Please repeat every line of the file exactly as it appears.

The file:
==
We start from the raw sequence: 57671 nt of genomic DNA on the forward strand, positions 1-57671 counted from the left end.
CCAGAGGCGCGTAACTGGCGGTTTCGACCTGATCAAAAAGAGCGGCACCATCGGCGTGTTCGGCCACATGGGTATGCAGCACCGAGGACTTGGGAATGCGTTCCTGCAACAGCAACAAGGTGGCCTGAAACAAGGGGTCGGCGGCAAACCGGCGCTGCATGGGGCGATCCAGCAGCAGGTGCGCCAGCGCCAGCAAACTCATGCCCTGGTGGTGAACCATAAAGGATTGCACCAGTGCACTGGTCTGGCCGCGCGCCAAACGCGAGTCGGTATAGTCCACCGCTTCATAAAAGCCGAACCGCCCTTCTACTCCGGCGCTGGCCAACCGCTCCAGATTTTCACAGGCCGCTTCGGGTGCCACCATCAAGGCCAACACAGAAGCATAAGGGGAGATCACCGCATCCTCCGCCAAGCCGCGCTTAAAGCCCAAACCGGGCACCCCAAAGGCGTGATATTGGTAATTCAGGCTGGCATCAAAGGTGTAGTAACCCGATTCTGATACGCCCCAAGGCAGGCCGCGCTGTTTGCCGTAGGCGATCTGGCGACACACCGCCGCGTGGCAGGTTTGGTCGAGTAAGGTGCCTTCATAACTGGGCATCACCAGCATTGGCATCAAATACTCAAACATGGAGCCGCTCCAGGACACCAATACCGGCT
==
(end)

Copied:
We start from the raw sequence: 57671 nt of genomic DNA on the forward strand, positions 1-57671 counted from the left end.
CCAGAGGCGCGTAACTGGCGGTTTCGACCTGATCAAAAAGAGCGGCACCATCGGCGTGTTCGGCCACATGGGTATGCAGCACCGAGGACTTGGGAATGCGTTCCTGCAACAGCAACAAGGTGGCCTGAAACAAGGGGTCGGCGGCAAACCGGCGCTGCATGGGGCGATCCAGCAGCAGGTGCGCCAGCGCCAGCAAACTCATGCCCTGGTGGTGAACCATAAAGGATTGCACCAGTGCACTGGTCTGGCCGCGCGCCAAACGCGAGTCGGTATAGTCCACCGCTTCATAAAAGCCGAACCGCCCTTCTACTCCGGCGCTGGCCAACCGCTCCAGATTTTCACAGGCCGCTTCGGGTGCCACCATCAAGGCCAACACAGAAGCATAAGGGGAGATCACCGCATCCTCCGCCAAGCCGCGCTTAAAGCCCAAACCGGGCACCCCAAAGGCGTGATATTGGTAATTCAGGCTGGCATCAAAGGTGTAGTAACCCGATTCTGATACGCCCCAAGGCAGGCCGCGCTGTTTGCCGTAGGCGATCTGGCGACACACCGCCGCGTGGCAGGTTTGGTCGAGTAAGGTGCCTTCATAACTGGGCATCACCAGCATTGGCATCAAATACTCAAACATGGAGCCGCTCCAGGACACCAATACCGGCT